Richmond Ambulance Authority COO Rob Lawrence is a featured speaker at EMS World Expo, September 8–12 in Las Vegas, NV. For more information, visit EMSWorldExpo.com.
Don’t say you don’t have data. Even the most modest, bare-bones EMS operation has numerical information flowing at it constantly: call volumes, response times, patient care reports. The question really is, what are you doing with it?
Hopefully something. It’s the mandate of system leaders—ethically and, increasingly, financially—to absorb that information about their performance and parlay it into better operations and care.
An advanced EMS operation like the Richmond Ambulance Authority (RAA) in Richmond, VA, can collect worlds of data and subject it to sophisticated statistical analysis to dissect performance and measure improvements. But it’s a simple maneuver the service performed with a couple of very basic metrics that really illustrates how data can be used to the advantage of any proactive system.
RAA closely tracks its demand and knows where it comes from and when. It also knows and controls who it has in the field and where they’re posted. By integrating those values, it tailored staffing to demand in a way that lets calls be answered promptly, but without unneeded resources sitting idle.
“We’re a high-performance EMS system, so we deploy the right amount of trucks that our demand says we’ll need,” says RAA’s chief operating officer, Rob Lawrence. “Under other models you might have 20 stations with 20 24-hour shifts going on, no matter what the demand is doing."
That’s an inefficiency most jurisdictions can’t afford. Thus EMS systems need to work to identify and occupy that slim margin between over- and under providing.
Minute by Minute
Richmond has long utilized dynamic staffing and posting, and thought it was handling things pretty efficiently. Around six years ago, though, with response times dragging, RAA parted ways with its previous service provider and became a self operated Public Utility Model (PUM). A new team, including Lawrence and current Chief Executive Officer Chip Decker, decided to reevaluate and employ evidence- and data-based solutions to every piece and part of service delivery.
“We knew very accurately when our calls were coming in,” says RAA’s QA/QI Manager (Communications) Tom Ludin. "With around 56,000 a year, we have a lot of data points that we broke into minute-by-minute segments, determining how many calls are active during each minute, then crunched to calculate how many we could expect in that same minute segment of future dates." Armed with that level of activity intelligence, RAA tweaked staffing accordingly to more closely reflect minute-by-minute demand.
The resulting improvements were the result of fairly simple statistical analysis, uncoupled from any particular product or platform used to gather the data. And that means virtually any service could do something similar.
“This data came from the most basic possible source,” notes Ludin. “We used the time 9-1-1 was activated and the time the ambulance cleared. That’s really just two date and time values. The beginning point is extremely basic, but if you stack up millions of those data points, those start and end times, you can glean all sorts of information from it.”
Richmond has taken a similarly aggressive stance with regard to data in other areas. It tracks unit-hour utilization to make sure it’s operating efficiently. It’s created an alerting system for hospital drop-off delays and also for quick turnarounds. Triggers let RAA immediately review the use of important drugs. If something’s missing on a call sheet, crews can be alerted promptly, resulting in fewer omissions, faster billing and less crews being held over (and the associated overtime that goes with it). Vigilant QA/QI processes monitor all aspects of operations for appropriateness and efficiency.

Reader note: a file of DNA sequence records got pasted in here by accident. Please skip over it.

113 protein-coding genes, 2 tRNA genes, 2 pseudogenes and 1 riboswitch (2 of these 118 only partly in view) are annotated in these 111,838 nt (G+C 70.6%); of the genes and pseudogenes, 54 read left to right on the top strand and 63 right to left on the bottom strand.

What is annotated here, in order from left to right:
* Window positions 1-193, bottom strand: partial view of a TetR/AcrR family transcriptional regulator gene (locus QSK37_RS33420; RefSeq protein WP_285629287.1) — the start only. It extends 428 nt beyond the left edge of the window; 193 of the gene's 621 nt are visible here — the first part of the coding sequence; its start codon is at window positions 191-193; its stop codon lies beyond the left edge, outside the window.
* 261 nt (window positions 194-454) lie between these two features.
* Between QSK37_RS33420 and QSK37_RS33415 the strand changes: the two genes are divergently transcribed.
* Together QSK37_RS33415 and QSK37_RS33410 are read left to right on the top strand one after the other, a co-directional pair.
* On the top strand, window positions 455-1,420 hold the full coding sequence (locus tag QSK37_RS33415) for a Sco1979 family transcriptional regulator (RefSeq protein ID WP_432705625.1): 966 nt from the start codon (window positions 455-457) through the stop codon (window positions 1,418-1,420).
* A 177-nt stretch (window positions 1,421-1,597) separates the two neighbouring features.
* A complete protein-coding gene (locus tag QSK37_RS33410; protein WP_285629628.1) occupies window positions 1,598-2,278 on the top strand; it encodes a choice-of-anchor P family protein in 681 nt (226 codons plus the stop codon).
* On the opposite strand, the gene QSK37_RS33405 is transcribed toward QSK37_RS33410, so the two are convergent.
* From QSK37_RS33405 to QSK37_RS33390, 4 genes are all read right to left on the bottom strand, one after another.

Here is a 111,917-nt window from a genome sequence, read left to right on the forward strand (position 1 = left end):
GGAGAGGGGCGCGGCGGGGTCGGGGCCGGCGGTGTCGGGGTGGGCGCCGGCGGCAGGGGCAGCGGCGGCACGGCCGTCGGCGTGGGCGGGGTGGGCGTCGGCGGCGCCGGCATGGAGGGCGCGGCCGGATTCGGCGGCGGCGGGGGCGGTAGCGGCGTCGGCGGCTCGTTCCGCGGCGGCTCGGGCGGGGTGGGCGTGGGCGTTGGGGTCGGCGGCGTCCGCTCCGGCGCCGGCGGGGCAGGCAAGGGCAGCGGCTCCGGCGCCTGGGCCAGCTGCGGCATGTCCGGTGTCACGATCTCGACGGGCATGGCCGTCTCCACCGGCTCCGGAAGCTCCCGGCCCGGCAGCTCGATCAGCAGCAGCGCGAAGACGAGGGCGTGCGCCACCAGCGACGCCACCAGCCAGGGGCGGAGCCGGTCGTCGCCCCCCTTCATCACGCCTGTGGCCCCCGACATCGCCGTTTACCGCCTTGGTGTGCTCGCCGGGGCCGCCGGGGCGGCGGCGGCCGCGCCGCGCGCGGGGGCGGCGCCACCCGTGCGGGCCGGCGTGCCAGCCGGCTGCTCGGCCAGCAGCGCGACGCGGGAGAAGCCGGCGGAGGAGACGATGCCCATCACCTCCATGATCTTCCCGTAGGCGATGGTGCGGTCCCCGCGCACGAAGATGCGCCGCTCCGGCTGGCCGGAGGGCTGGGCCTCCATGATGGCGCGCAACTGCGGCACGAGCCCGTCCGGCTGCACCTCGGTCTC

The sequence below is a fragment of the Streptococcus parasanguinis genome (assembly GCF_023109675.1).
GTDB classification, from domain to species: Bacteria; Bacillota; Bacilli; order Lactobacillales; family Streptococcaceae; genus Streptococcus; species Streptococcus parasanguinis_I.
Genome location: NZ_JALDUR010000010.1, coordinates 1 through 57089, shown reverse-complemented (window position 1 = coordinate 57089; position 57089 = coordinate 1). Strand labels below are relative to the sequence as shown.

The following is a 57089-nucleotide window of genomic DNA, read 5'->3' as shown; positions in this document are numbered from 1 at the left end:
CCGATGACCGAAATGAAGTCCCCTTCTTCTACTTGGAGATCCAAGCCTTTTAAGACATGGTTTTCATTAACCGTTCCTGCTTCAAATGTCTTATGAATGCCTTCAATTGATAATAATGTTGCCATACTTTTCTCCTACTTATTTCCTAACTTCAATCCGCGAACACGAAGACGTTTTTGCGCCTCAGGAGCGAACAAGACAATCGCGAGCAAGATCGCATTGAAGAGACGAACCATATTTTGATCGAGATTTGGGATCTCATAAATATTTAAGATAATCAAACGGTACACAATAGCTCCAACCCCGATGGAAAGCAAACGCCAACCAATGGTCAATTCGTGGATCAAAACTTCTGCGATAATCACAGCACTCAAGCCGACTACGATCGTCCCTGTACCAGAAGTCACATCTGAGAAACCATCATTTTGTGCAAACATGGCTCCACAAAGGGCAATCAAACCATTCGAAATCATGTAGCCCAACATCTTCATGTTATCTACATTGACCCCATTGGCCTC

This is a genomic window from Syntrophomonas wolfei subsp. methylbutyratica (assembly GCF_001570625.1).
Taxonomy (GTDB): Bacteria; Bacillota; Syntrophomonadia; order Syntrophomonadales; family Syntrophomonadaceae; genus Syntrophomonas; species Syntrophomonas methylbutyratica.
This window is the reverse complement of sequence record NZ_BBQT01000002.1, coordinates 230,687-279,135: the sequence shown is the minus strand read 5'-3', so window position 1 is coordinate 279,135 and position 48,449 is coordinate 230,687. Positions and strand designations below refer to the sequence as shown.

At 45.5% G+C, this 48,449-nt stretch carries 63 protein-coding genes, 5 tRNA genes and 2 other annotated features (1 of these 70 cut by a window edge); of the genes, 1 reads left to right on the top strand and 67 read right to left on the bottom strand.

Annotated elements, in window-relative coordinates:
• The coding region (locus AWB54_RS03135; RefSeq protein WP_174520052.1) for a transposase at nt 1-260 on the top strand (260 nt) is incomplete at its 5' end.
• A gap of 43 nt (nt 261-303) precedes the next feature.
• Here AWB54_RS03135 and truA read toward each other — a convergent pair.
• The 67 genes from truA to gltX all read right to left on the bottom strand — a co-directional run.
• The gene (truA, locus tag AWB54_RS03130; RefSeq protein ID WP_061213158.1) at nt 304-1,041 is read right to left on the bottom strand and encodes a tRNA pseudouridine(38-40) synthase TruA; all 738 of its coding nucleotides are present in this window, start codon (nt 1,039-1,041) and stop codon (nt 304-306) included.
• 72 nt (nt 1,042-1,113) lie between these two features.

“If we see we’ve traveled without lights and siren to a STEMI, it needs attention,” says Lawrence. “If we’re on a scene for 45 minutes, we need to understand why so learning can occur if necessary. The advantage of building such a deep data mine is that if you have a question, you can go to the right level of the mine.”
Staffing isn’t the only area where this approach has produced positive results. With the move to ePCRs, RAA was able to look at paramedics’ clinical impressions of patients’ problems, as opposed to just the initial reports of 9-1-1 callers. This led to the discovery that psychiatric issues were one of the biggest reasons RAA were transporting. “That threw us all,” notes Ludin, but helped demonstrate a need for improved care pathways for such patients in the Richmond area. Firm relationships have now formed with RAA being part of intensive case management discussions and solutions.
Best practices for collecting and operationalizing data include having personnel with both statistical and EMS expertise who can pose queries and process answers, and being vigilant that changes are having the desired effects—EMS is a dynamic thing. Think outside the box, too, about things you’d like to know; vendors are happy to work with requests, and for most, customers are part of the creative team.
Beyond that, just know that we don’t know what we don’t know, and questions may arise in the future that we can’t imagine today.
“Collect everything you can possibly get your hands on,” says Ludin. “We’re constantly getting new questions. Just because no one’s asking you today doesn’t mean they won’t tomorrow.”
“Every time we pick up the phone, we record numbers, we record information, we record stats, we record figures,” adds Lawrence. “We have a duty to our patients to do something with that to make sure the next call is more efficient, more effective and more clinically hard-hitting than the last. By taking all those numbers and turning them into intelligence products, we can test, adjust and direct the way we do things today and tomorrow.”